Dispute Resolution Reference Guide

Confidentiality: Access to Information Act and Privacy Act

Confidentiality is one of the most often-cited advantages of proceeding by way of arbitration, mini-trial, mediation, negotiation or any of the other non-litigious dispute resolution processes (often called Alternative Dispute Resolution or ADR). Moreover, confidentiality clauses are regularly included in ADR agreements. However, when the federal government is a party, the Access to Information Act (ATIA) and Privacy Act (PA) must be examined to determine the extent to which they restrict disclosure and withholding of information.

These statutes are laws of general application and public order and parties cannot contract out of them. Confidentiality clauses that seek to waive the application of these statutes will likely not be upheld by the courts.

As a general rule, the basis for refusing to release confidential information should be the exemptions contained in the ATIA and PA themselves rather than a confidentiality clause contained in an ADR agreement.

To be accessible under the ATIA, information must be a “record under the control of a government institution”. “Record” is broadly defined to include, among other things, any correspondence, memorandum, microform, sound recording and any other documentary material or copy thereof. “Government institution” is defined to include those departments and bodies listed in Schedule I of the ATIA, which include all government departments and a number of institutions and agencies, including the Bank of Canada, the Canadian International Trade Tribunal, the Canadian Transportation Agency and the Public Service Commission. The term “control” is not defined but caselaw suggests that any material provided to the federal government during the course of proceedings, whether confidentially or not, will be considered to be under the control of government. Information that is neither kept in records nor is under the control of a government institution will likely not be subject to the ATIA.

Certain contracts may provide that a neutral, such as an arbitrator or a mediator, is an independent contractor and that the government has no right to any notes this person may wish to make during such proceedings or in preparation for it. The Privacy Commissioner has expressed the view that contractors in these circumstances may not be independent, but instead would be agents of the Crown and therefore the PA (and ATIA) would apply. The Commissioner also believes that withholding information from affected parties could violate principles of natural justice and due process.

Clauses which expressly provide a Department with the right to obtain all information in the possession of the contractor relating to activities performed under the contract would strongly suggest that any such information is “under the control”of government and therefore accessible, subject to any exemptions contained in the ATIA. Similarly, notes taken by a departmental manager are likely to fall within the job function of a manager and would therefore be subject to the Acts on the basis of being under the control of government. In any event, if the Department has physical possession of such notes, the notes are likely “under the control”of the institution and subject to access requests.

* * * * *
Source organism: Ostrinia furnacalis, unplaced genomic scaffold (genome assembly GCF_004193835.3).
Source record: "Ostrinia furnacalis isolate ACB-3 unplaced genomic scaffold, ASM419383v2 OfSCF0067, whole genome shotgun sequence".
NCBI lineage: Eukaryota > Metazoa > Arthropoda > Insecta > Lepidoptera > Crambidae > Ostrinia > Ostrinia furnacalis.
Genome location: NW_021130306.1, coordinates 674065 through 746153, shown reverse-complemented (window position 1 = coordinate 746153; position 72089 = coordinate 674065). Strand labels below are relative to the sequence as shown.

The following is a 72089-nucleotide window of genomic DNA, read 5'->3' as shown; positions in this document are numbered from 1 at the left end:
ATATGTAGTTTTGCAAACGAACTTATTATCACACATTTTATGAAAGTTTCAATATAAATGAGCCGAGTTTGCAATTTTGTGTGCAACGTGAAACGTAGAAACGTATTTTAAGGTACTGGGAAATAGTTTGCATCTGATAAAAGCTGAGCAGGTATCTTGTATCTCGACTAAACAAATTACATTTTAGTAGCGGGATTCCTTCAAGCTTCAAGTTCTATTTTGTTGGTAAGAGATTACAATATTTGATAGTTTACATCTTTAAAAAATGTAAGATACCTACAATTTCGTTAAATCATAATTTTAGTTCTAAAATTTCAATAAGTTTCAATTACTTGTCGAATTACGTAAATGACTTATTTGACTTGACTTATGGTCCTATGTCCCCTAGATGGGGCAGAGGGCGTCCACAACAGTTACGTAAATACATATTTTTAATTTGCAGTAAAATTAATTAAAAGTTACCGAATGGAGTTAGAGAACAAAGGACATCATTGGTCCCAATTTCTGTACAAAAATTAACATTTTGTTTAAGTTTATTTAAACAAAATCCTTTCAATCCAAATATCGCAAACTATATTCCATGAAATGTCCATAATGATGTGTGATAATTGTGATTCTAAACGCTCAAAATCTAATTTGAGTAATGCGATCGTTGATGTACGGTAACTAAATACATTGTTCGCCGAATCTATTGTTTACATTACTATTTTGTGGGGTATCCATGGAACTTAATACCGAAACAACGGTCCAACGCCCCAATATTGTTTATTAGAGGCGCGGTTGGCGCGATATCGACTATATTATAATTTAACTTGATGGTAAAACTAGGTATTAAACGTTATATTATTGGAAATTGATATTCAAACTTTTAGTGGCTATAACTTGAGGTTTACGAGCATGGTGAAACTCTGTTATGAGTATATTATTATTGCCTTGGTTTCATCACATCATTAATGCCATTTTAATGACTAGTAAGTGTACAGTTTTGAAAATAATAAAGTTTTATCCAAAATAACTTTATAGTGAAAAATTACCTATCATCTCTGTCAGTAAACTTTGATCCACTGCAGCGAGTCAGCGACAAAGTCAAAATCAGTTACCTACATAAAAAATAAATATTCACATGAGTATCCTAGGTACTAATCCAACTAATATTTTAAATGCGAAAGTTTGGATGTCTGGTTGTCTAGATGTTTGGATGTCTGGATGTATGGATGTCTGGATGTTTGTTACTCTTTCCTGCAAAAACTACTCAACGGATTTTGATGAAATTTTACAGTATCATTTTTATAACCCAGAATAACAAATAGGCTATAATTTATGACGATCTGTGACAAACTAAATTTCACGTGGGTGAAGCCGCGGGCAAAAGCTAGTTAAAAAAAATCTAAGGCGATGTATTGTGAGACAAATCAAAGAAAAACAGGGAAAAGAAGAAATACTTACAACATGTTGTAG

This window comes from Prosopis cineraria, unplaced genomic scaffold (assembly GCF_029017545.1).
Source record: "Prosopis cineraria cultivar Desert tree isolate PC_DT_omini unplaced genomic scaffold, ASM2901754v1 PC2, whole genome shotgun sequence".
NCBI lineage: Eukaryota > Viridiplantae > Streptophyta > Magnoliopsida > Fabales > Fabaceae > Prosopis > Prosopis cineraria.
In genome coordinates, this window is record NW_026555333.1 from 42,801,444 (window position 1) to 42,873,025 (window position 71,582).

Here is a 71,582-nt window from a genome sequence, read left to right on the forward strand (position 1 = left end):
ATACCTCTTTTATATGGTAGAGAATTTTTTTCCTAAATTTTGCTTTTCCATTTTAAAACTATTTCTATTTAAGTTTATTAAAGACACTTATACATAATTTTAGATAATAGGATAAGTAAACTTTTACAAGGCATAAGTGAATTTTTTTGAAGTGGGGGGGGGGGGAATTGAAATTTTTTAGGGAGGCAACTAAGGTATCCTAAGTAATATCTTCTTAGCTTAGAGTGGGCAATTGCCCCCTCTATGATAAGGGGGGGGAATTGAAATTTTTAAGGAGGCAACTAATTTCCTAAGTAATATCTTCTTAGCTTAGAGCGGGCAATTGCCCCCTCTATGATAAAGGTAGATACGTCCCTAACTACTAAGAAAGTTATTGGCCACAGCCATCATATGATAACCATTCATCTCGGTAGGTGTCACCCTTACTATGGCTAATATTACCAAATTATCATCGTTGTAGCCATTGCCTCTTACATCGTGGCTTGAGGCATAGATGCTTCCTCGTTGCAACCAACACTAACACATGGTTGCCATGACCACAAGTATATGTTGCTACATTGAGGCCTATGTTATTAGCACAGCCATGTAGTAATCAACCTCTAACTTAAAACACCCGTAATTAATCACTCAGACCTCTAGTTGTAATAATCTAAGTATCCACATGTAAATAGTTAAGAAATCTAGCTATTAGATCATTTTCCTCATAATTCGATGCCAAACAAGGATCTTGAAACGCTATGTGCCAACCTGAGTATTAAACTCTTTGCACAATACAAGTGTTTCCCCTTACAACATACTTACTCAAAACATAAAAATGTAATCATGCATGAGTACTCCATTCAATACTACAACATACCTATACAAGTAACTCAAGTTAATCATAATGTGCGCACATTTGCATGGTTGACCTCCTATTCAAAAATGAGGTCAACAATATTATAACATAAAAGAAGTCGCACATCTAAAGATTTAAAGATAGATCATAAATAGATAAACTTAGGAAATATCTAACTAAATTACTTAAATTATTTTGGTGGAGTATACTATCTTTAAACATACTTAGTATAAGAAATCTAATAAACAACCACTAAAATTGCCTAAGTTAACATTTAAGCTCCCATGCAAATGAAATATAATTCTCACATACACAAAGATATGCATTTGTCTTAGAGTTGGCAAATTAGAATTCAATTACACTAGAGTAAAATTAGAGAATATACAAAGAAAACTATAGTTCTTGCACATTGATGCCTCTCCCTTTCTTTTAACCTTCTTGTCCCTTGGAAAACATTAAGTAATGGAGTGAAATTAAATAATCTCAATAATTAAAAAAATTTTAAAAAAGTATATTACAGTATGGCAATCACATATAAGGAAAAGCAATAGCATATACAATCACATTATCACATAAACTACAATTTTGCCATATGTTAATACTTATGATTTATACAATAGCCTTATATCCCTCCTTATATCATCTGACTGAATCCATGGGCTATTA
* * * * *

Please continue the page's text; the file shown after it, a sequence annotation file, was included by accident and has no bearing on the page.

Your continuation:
With respect to a written settlement agreement or records in relation to such an agreement, an important concept is that of “discretionary benefit of a financial nature”. The Privacy Act specifically excludes information relating to such a benefit, including the name of the individual and the exact nature of the benefit, from the definition of “personal information” for the purposes of both Acts, thereby removing them from the protection afforded personal information and rendering them accessible. Generally speaking, a settlement payment may be a discretionary benefit of a financial nature if it is not paid pursuant to a court order or legislative obligation or not done pursuant to objective criteria which bind the decision-maker to give the benefit to all those who meet the criteria. However, such a determination will depend on the facts in each situation.

Counsel should be aware that there have been cases in which benefits have been disclosed when they did not include cash payments but simply had a financial aspect to them.

The issue of whether communications during the course of a dispute resolution process in which confidentiality promises between the parties have been made is analogous to “without prejudice” communications commonly found in litigation cases is one that has yet to be definitively resolved. Refusal to release may therefore have to be made on the basis of other exemptions in these Acts.

Counsel should also be aware of the restrictions placed upon the release of personal information imposed by the PA. Absent the consent of the concerned individual, disclosure of such information can only be done when authorized by this Act. Further, counsel must be careful about disclosing during the course of arbitration proceedings any information which it would normally exempt if there was a request pursuant to the ATIA. Counsel should also be careful regarding information that would be captured by mandatory exemptions, including commercial information or considerations relating to Cabinet confidences.

In all cases where the application of either Act is not clear, the Information Law and Privacy Section of the Department of Justice should be consulted.

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